William Morva listens as the possibility of the death penalty or life in prison is discussed by Judge Ray Grubbs and attorneys on the first day of jury selection in Montgomery County Circuit Court in Christiansburg, Va., in 2007. (Matt Gentry/Associated Press)

Someone was trying to kill him. William C. Morva was certain of it.

He couldn’t breathe and he was withering away, he told his mother in a jailhouse call.

“Somebody wants me to die and I don’t know who it is,” he said. “They know my health is dwindling, okay?”

He sounded paranoid. His voice grew more frantic with each call over several months on the recorded lines.

“How much more time do you think my body has before it gives out?” he asked just months before he escaped from custody, killing an unarmed guard and later a sheriff’s deputy before his capture in woods near Virginia Tech’s campus.

Morva faces execution July 6 for the 2006 killings.

With the date looming, Morva’s family, friends and lawyers are pressing for clemency from Virginia Gov. Terry McAuliffe (D) in what has become a broader national push to eliminate capital punishment for people with severe mental illnesses such as Morva’s delusional disorder.

William Morva, center, points to someone in the gallery while talking to his attorney, Tom Blaylock, during jury selection in 2007. (Matt Gentry/Associated Press)

Supporters say the jury at Morva’s trial was given inaccurate information about his mental health and are asking McAuliffe to commute his death sentence to life in prison without the possibility of parole.

The Supreme Court in recent years has ruled that juveniles, whose brains are not fully developed, and people with intellectual disabilities are not eligible for the death penalty. Lawmakers in eight states, including Virginia, Tennessee and Indiana, have introduced bills that would expand the prohibition to people with severe mental illnesses.

A vote on an Ohio measure pending in the state legislature is expected this fall. It is backed by a coalition of providers of mental-health services, social justice groups, religious leaders, former state Supreme Court justices and former Republican governor Bob Taft.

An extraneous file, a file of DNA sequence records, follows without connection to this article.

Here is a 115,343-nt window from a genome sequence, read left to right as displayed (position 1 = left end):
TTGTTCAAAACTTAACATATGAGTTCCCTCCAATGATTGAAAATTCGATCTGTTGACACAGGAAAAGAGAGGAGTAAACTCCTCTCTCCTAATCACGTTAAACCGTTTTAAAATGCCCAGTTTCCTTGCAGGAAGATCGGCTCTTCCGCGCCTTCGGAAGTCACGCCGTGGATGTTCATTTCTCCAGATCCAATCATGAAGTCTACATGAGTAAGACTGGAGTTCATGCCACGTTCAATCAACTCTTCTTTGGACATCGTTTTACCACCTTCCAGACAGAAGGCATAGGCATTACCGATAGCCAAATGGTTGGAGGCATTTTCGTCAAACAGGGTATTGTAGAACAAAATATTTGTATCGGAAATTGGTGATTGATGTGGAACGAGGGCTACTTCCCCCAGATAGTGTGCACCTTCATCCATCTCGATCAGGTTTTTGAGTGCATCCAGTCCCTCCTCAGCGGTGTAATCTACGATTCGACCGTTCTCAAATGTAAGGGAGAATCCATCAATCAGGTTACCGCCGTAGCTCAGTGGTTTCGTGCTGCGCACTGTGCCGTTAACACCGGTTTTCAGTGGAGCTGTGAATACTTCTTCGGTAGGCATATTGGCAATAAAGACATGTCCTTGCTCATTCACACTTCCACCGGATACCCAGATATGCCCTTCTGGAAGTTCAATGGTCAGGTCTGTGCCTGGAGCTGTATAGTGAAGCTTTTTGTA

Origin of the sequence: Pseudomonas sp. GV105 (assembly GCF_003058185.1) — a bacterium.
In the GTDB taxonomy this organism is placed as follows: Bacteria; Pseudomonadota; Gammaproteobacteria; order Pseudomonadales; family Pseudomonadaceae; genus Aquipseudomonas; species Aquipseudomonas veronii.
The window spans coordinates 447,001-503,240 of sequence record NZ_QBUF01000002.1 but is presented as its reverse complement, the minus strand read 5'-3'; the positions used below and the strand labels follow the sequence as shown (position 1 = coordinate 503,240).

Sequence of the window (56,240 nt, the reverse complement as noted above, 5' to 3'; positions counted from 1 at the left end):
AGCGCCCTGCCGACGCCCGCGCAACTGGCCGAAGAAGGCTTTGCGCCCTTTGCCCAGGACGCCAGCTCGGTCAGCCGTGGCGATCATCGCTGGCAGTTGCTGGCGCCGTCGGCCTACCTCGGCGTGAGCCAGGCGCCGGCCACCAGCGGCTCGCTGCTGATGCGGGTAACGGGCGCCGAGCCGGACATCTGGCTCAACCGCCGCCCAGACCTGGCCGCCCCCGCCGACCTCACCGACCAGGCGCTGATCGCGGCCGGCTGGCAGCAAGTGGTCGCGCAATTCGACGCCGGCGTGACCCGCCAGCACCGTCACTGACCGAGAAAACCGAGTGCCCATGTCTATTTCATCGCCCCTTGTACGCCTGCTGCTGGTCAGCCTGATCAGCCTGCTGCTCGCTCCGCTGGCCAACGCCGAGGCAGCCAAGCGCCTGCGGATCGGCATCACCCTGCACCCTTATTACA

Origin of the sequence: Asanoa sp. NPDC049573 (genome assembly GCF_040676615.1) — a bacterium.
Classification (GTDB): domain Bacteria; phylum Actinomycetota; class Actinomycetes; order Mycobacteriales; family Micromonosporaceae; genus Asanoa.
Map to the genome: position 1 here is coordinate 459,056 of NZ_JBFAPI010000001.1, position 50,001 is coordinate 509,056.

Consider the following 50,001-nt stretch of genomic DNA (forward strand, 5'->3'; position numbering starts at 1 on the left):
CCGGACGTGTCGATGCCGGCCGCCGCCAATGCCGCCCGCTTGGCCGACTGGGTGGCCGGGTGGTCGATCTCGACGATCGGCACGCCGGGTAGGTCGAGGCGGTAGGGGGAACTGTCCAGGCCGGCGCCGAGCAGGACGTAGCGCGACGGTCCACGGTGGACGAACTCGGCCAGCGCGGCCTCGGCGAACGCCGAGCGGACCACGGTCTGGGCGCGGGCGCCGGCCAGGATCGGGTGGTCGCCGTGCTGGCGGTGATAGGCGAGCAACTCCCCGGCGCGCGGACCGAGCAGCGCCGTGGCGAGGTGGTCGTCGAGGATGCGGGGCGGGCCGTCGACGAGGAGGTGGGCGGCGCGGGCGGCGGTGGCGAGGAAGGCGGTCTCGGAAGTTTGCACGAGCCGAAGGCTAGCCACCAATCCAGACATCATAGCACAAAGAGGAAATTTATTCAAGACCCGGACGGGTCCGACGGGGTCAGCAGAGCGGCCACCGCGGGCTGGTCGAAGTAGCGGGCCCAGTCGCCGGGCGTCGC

The bills address punishment, not guilt or innocence. If lawmakers in Columbus sign off on the measure, Ohio would become the first state to pass an exclusion for severe mental illness among the 31 that retain the death penalty.

Bipartisan legislative efforts underscore shifting views of capital punishment, and about whether it can be applied consistently and fairly.

Advocates for reform say the penalty was not intended for people who are incapable of distinguishing between delusions and reality, and that jurors often misunderstand mental illness.

The reformers’ efforts have met with resistance mostly from prosecutors and law enforcement officials who say jurors already can factor in mental illness at sentencing and that the exemptions are too broad.

Morva, 35, exhausted his legal appeals when the U.S. Supreme Court declined to take up his case in February.

“It hurts me so much to know that there is nothing I can do to fix him,” Elizabeth Morva, his mother, said in an affidavit in support of her son.

Morva was 24 when he fatally shot a decorated sheriff’s deputy, Cpl. Eric Sutphin, and beloved hospital security guard Derrick McFarland. Each was married and the father of two children.

“If someone had intervened sooner, I truly believe William would never have killed those two men,” his mother wrote. “But I cannot change the past. I can only say that I am so sorry and ask that my son please be spared.”


Dawn Davison, an attorney for William Morva, stands on the grounds of the Virginia State Capitol in Richmond. (Julia Rendleman/For The Washington Post)